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Stomp, Poetry and Speeches Help Kick Off Black History Month

UCSD Black History Month celebration: singers
UCSD students Amber Green, Udodirim Asomugha and Yolanda Richards sing the Black National Anthem.

By Ioana Patringenaru | February 6, 2006

Children stomped and jumped. Students read poetry. Starla Lewis, a community college professor, urged students to learn more about history on their own. Black History Month kicked off Wednesday at UCSD with an hour-long program, mixing songs, poetry, dance and speeches.

“Black history is our history, American history,” Alicia White, vice president of the Black Student Union, told students who had gathered at the Price Center Plaza for the event.

Black history is barely covered from elementary school to high school, she went on. But at UCSD, students have the opportunity to learn more about it. We may be living in the 21st century, but racism and sexism are alive and well, White said later. Events like Wednesday’s kick-off and Black History Month help raise awareness of these issues, she added.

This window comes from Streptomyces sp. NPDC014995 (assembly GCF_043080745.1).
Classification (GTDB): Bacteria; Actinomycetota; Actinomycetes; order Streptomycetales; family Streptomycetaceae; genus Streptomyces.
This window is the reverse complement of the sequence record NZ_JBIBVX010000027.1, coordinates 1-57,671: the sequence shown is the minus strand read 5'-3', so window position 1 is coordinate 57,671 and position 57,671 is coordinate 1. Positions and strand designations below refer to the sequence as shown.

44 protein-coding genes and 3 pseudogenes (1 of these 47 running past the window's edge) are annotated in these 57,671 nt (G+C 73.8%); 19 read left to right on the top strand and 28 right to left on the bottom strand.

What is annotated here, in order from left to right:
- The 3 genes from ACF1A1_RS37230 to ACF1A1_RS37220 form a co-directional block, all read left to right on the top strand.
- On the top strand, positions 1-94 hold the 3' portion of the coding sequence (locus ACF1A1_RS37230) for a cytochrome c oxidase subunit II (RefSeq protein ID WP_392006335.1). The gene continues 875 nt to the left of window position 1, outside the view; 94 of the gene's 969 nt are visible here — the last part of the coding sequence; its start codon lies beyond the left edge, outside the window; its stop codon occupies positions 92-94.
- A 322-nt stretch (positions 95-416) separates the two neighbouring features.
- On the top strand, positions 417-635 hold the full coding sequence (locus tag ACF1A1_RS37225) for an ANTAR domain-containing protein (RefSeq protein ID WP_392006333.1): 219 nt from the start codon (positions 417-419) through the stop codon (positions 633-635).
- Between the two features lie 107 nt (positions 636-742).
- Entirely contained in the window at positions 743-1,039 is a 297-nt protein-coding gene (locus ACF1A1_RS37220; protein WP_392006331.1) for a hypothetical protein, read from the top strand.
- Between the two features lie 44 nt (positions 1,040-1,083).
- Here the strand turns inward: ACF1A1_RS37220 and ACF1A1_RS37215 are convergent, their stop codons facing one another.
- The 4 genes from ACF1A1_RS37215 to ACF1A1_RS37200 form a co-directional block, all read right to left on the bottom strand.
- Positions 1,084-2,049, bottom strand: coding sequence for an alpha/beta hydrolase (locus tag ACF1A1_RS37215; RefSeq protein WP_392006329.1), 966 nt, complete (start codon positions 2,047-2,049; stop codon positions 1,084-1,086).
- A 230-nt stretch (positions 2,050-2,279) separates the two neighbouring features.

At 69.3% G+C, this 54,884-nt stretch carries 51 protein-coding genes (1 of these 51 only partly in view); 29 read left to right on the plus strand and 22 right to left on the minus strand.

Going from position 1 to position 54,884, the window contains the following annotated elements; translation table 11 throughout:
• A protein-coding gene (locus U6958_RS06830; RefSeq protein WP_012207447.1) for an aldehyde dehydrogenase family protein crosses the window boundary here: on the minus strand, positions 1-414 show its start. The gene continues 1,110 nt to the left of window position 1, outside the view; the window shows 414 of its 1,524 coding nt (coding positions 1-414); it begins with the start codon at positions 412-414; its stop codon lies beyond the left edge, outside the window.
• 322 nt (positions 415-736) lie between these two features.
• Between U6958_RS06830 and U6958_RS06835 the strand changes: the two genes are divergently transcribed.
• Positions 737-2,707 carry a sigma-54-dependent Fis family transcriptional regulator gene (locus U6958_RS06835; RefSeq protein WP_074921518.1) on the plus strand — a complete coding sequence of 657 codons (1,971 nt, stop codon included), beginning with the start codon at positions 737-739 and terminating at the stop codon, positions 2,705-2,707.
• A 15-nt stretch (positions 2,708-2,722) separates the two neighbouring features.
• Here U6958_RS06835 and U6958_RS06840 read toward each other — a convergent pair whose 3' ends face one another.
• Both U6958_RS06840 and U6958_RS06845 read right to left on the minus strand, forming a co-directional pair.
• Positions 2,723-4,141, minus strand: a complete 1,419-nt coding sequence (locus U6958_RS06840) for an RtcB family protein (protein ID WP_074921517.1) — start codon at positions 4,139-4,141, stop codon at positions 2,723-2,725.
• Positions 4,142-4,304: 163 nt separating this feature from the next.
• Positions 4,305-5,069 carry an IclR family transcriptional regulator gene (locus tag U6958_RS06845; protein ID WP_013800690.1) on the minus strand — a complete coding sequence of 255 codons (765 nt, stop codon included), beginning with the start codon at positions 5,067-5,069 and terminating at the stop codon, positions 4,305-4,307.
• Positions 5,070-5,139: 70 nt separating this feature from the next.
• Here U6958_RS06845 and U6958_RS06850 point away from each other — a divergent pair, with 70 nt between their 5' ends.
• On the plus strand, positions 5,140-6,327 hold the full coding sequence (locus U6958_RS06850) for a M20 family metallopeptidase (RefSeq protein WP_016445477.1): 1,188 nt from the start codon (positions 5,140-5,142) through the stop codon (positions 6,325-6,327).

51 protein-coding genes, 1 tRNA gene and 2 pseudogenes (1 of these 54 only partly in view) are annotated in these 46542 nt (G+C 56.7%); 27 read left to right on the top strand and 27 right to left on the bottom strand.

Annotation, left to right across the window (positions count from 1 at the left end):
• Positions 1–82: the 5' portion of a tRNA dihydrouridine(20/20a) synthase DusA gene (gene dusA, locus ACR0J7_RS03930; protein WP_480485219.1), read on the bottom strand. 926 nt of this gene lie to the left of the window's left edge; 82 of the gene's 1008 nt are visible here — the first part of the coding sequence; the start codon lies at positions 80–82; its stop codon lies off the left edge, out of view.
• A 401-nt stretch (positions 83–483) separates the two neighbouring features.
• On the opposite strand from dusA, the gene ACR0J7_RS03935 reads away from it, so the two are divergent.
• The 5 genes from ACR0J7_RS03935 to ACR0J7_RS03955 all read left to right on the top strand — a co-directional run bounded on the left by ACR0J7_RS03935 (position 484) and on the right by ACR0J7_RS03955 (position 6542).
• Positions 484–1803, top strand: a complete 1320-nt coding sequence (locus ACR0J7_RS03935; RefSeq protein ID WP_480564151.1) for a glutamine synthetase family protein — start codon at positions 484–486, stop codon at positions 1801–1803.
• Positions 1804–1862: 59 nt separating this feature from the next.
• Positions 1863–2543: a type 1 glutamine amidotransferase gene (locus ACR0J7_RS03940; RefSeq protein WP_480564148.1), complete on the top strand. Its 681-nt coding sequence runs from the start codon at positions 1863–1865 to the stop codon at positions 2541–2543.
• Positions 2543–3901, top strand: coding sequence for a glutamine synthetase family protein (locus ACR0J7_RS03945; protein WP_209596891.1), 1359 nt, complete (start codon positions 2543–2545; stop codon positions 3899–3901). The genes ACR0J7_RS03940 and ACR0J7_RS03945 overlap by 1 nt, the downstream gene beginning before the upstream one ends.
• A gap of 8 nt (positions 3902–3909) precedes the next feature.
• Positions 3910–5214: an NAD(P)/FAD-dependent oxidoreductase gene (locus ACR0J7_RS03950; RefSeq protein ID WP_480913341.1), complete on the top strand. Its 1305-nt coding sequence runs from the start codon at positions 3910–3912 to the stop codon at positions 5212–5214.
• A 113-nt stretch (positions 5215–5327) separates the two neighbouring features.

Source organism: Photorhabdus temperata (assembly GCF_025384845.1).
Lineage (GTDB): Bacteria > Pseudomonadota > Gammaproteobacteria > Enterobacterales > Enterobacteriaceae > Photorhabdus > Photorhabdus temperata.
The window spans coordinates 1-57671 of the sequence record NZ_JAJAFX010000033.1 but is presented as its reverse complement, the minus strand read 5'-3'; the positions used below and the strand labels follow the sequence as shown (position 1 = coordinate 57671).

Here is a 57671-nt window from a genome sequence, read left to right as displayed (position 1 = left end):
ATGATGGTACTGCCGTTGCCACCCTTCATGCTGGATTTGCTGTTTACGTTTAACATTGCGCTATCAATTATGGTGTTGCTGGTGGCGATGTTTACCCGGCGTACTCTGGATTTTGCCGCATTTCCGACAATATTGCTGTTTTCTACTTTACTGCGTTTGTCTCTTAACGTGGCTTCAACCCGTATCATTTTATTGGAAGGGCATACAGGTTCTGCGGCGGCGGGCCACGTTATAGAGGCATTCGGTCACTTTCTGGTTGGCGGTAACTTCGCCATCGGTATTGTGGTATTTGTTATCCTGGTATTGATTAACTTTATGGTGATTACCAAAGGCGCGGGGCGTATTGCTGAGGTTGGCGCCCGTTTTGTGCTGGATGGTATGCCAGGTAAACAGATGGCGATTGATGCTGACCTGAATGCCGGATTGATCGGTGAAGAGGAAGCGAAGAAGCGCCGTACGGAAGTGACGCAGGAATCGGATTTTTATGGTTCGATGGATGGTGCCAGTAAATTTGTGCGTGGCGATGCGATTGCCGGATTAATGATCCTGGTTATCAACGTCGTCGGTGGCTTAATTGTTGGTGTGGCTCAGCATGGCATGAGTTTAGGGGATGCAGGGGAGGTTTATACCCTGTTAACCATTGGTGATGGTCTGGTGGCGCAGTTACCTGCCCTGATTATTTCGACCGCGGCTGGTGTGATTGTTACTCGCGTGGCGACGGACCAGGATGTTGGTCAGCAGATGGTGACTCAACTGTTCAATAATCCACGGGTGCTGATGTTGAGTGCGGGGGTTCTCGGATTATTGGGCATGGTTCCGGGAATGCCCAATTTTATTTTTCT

The coming month will be chock-full of other events, including an appearance by activist Angela Davis, an exhibit about entertainer Josephine Baker and a scholarship brunch featuring actress Holly Robinson Peete, of “21 Jump Street” fame.

Campus Celebrates Black History Month with Speakers, Exhibits, Performances, Films, Workshops and Concerts

Click here for more information about
Black History Month events, or visit:

You can also view a gallery of pictures from the February 1st kick off event

Wednesday, several audience members stood up as students Amber Green, Yolanda Richards and Udodirim Asomugha sang the black national anthem. “Facing the rising sun of our new day begun, let us march on till victory is won,” they sang as the audience broke into applause. Then Lewis, a Mesa College professor, took the stage. She first spoke about her own experiences and about a relative who had been a slave and inspired her. “I’m telling you this because this is black history month and we’re living history,” she said. She then embarked on an overview of black history throughout the ages and all over the world, from Africa to Latin America.

“We need to understand history and culture and understand the connections,” she said. “We all do the same thing.”

Spoken word poetry and a stomp team from San Diego’s Fulton Elementary School rounded out the program. Several audience members said they liked the event. “It helped me feel included in the university,” said Ajeenah Shakir, a fourth-year ethnic studies major. Shakir added Lewis was an impressive speaker.

“She got to tell our story,” the student said.

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